Building a School Safe Room with Bautex Blocks

Tor­na­do-resis­tant safe rooms are cru­cial in the Unit­ed States where an aver­age of 1253 tor­na­does occur annu­al­ly, pro­duc­ing wind speeds up to 200 mph or more. Safe rooms in schools are espe­cial­ly impor­tant because our chil­dren count on us to pro­tect them. In 2013, the need for safe rooms in schools became trag­i­cal­ly appar­ent. A tor­na­do with winds of 210 mph hit and destroyed two ele­men­tary schools in Moore, Okla­homa — killing sev­en chil­dren. Struc­tur­al defi­cien­cies in the schools were blamed for the build­ings col­laps­ing. Tor­na­do-proof safe rooms in the schools could have pre­vent­ed this loss of life.

Since 2015, the Inter­na­tion­al Build­ing Code (IBC) and the Inter­na­tion­al Exist­ing Build­ing Code (IEBC) have required storm shel­ters (safe rooms) in K‑12 school build­ings (Edu­ca­tion­al Group E). These spec­i­fi­ca­tions apply to schools with at least 50 occu­pants and locat­ed in areas with shel­ter design wind speeds of 250 mph, as spec­i­fied by the Inter­na­tion­al Code Coun­cil (ICC) ICC-500, Fig­ure 304.2(1). The ICC-500 is the ICC/NSSA stan­dard for the design and con­struc­tion of storm shel­ters. Its pur­pose is to pro­tect the occu­pants in build­ings from dan­ger­ous winds and fly­ing debris caused by hur­ri­canes and tor­na­dos. The IBC along with the Inter­na­tion­al Res­i­den­tial Code (IRC), site the ICC-500 as the gov­ern­ing stan­dard for the design and con­struc­tion of storm shel­ters. There are sev­er­al spe­cif­ic fea­tures of a safe room required by the ICC-500.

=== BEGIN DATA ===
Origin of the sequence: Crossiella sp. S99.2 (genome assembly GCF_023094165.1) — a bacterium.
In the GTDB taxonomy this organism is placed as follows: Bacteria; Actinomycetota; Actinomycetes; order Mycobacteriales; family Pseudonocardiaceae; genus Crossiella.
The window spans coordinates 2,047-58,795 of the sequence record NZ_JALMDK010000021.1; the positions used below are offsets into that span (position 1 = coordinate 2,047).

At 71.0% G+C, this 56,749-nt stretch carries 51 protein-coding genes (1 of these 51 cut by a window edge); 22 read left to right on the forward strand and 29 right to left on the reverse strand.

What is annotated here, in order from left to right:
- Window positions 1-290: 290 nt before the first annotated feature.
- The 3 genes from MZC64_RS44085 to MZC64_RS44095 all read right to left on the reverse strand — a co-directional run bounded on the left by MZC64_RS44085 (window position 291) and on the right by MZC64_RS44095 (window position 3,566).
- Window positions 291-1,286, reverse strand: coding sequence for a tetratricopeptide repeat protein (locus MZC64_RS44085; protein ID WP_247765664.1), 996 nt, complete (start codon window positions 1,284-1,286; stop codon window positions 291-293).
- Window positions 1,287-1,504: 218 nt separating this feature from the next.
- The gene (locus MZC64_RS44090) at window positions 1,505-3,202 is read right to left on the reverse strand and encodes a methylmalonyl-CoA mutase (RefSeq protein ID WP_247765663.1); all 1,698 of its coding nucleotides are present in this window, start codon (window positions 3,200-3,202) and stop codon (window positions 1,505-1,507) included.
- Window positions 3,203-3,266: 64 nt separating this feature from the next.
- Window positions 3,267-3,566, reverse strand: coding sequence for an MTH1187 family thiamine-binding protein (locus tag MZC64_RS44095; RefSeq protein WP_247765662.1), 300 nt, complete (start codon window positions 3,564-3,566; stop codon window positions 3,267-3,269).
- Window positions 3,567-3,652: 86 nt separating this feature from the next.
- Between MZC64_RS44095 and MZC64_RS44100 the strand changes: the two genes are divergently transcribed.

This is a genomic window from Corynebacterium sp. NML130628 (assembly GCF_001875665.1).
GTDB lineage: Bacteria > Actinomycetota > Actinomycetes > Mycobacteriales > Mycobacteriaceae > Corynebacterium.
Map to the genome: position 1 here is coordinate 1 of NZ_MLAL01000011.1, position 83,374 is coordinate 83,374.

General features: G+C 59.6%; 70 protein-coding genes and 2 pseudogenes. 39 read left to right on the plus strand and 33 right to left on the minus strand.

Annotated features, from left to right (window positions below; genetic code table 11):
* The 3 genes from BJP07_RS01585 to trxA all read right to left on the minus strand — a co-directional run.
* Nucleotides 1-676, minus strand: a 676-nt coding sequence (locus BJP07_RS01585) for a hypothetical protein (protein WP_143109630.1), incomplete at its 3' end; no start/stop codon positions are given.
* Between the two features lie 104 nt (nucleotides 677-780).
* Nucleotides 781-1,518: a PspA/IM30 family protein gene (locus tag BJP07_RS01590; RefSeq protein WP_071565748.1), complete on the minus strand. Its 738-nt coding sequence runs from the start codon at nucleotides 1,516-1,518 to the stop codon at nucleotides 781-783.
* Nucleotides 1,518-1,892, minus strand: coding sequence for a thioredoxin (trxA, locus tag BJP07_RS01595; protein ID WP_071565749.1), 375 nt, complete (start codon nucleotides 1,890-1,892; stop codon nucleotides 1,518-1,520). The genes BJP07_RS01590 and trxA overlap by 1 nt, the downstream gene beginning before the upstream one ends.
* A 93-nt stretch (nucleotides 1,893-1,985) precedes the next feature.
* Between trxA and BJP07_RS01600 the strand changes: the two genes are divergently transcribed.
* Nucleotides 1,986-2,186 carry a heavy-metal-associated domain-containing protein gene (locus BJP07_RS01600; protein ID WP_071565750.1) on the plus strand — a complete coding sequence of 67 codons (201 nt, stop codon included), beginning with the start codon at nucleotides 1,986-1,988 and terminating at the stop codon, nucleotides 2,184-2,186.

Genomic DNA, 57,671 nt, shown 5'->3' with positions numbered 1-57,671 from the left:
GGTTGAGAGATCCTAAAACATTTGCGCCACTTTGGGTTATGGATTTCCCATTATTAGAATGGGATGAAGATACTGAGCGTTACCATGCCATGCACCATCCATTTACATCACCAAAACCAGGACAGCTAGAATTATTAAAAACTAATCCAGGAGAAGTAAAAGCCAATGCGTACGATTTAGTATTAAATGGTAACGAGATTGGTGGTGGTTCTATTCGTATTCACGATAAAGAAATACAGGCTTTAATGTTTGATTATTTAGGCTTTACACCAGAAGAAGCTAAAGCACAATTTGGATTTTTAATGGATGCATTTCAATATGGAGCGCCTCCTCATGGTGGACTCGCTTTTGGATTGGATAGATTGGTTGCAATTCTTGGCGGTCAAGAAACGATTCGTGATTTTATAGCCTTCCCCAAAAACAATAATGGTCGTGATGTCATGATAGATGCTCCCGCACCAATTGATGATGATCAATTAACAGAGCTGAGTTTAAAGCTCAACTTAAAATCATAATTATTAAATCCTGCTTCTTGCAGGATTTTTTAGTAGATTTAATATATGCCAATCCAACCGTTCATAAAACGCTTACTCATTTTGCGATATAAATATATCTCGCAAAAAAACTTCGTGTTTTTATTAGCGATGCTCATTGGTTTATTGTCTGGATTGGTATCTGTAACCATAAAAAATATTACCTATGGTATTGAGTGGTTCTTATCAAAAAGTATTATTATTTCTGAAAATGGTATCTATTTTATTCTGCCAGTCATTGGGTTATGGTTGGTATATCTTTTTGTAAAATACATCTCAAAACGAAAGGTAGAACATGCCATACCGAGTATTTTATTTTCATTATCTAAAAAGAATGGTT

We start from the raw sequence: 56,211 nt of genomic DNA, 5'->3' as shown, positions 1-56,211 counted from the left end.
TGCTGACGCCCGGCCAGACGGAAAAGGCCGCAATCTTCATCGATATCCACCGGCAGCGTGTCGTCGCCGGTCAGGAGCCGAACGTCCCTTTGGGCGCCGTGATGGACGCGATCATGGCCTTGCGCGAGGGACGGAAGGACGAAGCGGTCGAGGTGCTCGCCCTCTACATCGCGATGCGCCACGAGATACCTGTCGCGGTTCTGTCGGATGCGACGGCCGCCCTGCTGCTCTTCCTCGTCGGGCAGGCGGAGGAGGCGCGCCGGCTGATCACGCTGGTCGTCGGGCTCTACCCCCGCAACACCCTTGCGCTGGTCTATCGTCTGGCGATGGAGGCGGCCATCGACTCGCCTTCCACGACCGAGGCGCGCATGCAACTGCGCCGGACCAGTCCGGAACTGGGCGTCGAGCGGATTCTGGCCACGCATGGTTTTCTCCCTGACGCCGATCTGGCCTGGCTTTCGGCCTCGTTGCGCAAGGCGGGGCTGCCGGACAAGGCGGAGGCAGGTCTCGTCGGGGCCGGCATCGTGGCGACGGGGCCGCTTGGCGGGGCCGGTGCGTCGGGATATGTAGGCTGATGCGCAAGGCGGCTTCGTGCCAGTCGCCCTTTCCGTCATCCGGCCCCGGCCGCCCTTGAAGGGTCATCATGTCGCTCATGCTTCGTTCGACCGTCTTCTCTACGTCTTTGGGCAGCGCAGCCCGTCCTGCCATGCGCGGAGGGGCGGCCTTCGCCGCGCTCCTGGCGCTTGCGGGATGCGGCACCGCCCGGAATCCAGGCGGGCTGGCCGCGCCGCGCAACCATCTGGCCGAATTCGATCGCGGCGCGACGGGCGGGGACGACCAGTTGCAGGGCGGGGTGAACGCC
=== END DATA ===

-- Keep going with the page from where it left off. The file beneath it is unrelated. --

• The safe room must be large enough to hold all the occu­pants of the build­ing
  • The safe room must with­stand a direct hit from a tor­na­do with wind speeds of 250 mph
  • A safe room’s walls must with­stand a debris mis­sile impact of a 15-pound, 2‑inch X 4‑inch shot at 100 mph
  • Roofs of a safe room must with­stand an impact of a 15-pound, 2‑inch X 4‑inch shot at 67 mph

Besides a sol­id out­er struc­ture, the design of a safe room must include sev­er­al oth­er fea­tures.

  • HVAC and MEP sys­tems
  • Toi­lets and hand wash sys­tems which are inde­pen­dent of city sys­tems.
  • Prop­er ven­ti­la­tion and illu­mi­na­tion

The Fed­er­al Emer­gency Man­age­ment Asso­ci­a­tion guide­lines (FEMA P‑320 and FEMA 361), which also use ICC-500 as a ref­er­enced stan­dard, also spec­i­fy require­ments for a safe room. The FEMA guide­lines, how­ev­er, are con­sid­ered slight­ly more con­ser­v­a­tive than the IBC and IRC require­ments.

  • Safe rooms must be anchored to the build­ing’s foun­da­tion to resist over­turn­ing and uplift
  • A safe room must have a con­tin­u­ous load path that resists lat­er­al and uplift loads dur­ing high winds
  • The roof, open­ings, and walls of a safe room must resist per­fo­ra­tion by wind­borne debris
  • The walls of the safe room are inde­pen­dent of the rest of the build­ing

Constructing a School Safe Room

A school safe room must be designed and built in com­pli­ance with the stan­dards man­dat­ed by the IBC, IEBC, and FEMA. Safe rooms must main­tain their integri­ty dur­ing the high wind forces of a tor­na­do or hur­ri­cane. Also, the mate­ri­als used for the entire enve­lope of the safe room must com­bat struc­tur­al dam­age by wind­borne debris. Final­ly, the safe room(s) must be large enough to hold every­one in the school and be locat­ed either with­in the school or no more than 1000 feet from at least one of the school’s exte­ri­or doors. A safe room can be an assigned sin­gle use space or a mul­ti­ple use space like a gym­na­si­um, cafe­te­ria, or oth­er large com­mu­ni­ty space. Safe rooms built to codes and stan­dards will pro­vide stu­dents, teach­ers, and oth­ers the best pro­tec­tion dur­ing a dan­ger­ous tor­na­do or hur­ri­cane event.

Components in the Design of a School Safe Room